• ß-agonists - a hormone that when released causes the airways to relax and widen. Originally developed for treatment of asthma.
  • Lipolysis - the breakdown of fat to release fatty acids.
  • Thermogenesis - producing heat due to the increase in energy expenditure.
  • Ergolytic - impairs athletic performance.

Dietary Supplements

  • Essential Amino Acids - amino acids that are not produced by the body and must be obtained by eating food. Include isoleucine, leucine, valine, lysine, methionine, phenylalanine, threonine, and tryptophan.
  • Branched-Chain Amino Acids - branched-chain refers to the chemical structure of these amino acids. Isoleucine, leucine and valine are the three BCAAs and they are responsible for increasing muscle protein synthesis. Leucine appears to be the most important.
  • Arginine is a conditionally essential amino acid. Required for the synthesis of protein and creatine and when it is metabolized the result creates nitric oxide. Supplementation of arginine appears to be largely ineffective in healthy and athletic populations.
  • Vasodilation - the widening of blood vessels. Decreases blood pressure.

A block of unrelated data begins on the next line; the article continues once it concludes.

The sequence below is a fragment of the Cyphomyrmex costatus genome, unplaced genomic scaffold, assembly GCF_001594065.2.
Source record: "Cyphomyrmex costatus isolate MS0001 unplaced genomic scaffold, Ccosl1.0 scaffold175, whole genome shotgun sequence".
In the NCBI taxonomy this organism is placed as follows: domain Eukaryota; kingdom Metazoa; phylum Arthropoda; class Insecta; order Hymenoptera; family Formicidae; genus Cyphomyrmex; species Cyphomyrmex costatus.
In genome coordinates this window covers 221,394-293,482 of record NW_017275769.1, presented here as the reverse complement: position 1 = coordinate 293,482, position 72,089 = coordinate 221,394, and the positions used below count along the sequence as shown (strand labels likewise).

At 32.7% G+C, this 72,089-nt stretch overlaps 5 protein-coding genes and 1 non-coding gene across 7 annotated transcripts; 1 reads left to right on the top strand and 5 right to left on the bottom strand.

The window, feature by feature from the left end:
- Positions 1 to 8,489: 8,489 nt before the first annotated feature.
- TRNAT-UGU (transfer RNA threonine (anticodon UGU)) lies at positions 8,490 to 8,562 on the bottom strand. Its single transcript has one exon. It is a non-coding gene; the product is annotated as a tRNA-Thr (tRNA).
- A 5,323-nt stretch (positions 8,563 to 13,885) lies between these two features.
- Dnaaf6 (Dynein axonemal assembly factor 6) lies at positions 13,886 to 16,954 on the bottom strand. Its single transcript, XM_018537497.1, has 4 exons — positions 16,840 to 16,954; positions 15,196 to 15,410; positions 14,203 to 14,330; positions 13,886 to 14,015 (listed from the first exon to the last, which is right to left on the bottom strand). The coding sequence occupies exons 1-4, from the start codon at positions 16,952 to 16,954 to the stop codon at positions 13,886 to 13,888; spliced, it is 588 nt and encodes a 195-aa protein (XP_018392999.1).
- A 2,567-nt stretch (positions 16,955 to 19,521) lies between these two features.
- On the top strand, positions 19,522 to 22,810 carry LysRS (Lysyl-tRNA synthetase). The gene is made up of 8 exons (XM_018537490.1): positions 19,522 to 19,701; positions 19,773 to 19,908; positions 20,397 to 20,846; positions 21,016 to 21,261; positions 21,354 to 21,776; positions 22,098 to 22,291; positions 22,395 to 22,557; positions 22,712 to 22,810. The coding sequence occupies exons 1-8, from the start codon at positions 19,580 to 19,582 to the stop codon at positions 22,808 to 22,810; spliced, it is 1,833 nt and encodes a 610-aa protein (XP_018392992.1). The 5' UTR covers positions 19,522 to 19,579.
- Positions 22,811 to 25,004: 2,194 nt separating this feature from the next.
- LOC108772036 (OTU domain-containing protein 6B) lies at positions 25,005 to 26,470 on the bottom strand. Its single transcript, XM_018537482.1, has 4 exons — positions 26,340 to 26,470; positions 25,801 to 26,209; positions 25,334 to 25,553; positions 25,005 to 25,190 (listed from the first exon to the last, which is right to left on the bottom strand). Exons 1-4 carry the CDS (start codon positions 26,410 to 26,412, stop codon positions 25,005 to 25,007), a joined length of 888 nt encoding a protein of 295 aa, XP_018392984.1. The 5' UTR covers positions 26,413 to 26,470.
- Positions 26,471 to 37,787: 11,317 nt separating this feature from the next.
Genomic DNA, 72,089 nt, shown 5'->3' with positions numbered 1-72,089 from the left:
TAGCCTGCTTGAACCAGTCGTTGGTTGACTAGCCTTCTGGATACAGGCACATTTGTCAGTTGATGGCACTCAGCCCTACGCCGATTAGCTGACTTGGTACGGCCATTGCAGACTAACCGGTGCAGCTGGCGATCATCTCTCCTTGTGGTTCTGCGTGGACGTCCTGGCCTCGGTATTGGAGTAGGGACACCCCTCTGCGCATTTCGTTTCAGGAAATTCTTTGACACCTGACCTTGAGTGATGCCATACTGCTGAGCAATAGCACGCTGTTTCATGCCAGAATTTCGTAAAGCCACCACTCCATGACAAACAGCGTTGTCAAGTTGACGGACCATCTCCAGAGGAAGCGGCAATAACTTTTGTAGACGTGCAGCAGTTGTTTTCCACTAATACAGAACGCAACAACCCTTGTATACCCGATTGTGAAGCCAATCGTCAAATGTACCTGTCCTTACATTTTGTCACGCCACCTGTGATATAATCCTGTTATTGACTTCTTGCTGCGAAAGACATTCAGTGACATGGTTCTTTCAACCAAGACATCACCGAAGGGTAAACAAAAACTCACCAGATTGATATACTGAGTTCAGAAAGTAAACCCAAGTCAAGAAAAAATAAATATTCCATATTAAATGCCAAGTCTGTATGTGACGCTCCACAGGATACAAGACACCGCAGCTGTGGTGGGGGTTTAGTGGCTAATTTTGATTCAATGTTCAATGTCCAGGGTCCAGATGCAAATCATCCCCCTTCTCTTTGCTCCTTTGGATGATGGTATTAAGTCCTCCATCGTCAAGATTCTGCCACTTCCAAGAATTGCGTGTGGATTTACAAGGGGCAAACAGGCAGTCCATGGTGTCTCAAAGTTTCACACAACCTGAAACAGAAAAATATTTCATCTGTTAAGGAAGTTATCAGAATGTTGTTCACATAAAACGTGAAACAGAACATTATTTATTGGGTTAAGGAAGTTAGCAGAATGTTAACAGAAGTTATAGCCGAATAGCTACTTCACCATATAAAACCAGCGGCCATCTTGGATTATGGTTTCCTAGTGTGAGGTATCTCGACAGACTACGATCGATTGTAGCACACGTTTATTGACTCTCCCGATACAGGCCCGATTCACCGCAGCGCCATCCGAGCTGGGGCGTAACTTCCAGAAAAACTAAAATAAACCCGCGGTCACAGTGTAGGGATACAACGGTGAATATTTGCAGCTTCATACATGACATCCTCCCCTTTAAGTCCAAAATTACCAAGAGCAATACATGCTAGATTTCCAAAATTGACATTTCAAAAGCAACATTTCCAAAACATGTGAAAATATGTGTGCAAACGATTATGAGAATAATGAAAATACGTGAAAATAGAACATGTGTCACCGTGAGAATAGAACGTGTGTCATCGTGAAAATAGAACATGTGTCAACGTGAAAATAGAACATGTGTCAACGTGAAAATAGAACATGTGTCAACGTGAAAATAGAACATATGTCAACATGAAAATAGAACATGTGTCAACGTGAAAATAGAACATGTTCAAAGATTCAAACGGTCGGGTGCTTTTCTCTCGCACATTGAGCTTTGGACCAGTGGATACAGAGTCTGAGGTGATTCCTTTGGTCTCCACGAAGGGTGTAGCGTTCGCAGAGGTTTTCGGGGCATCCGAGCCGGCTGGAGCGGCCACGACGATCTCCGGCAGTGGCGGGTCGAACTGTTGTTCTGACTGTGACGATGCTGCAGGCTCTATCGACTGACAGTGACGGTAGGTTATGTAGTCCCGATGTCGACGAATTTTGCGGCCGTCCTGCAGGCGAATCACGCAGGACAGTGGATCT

• ß-Hydroxy-ß-Methylbutyrate (HMB) - a derivative of leucine and its metabolite α-ketoisocaproic acid. It stimulates protein synthesis and decreases protein breakdown. May be an effective supplement for minimizing muscle tissue losses in a caloric deficit.
  • Muscle Buffering Capacity (MBC) - the ability of the body to clear out positive hydrogen ions. A high concentration of hydrogen ions coupled with a reduction of pH within muscle has been known to reduce performance.
  • ß-Alanine is a non-essential amino acid that is limited by itself but, in muscle is the rate limiting step for carnosine synthesis. Carnosine is reported to contribute to up to 40% of MBC during exercise.
  • Sodium Bicarbonate is an antacid that lowers pH. Increases MBC and high-intensity exercise performance. Effective but, the dose required to receive benefits, 0.3 g/kg, has been associated with miserable side effects such as diarrhea, cramping, nausea and vomiting.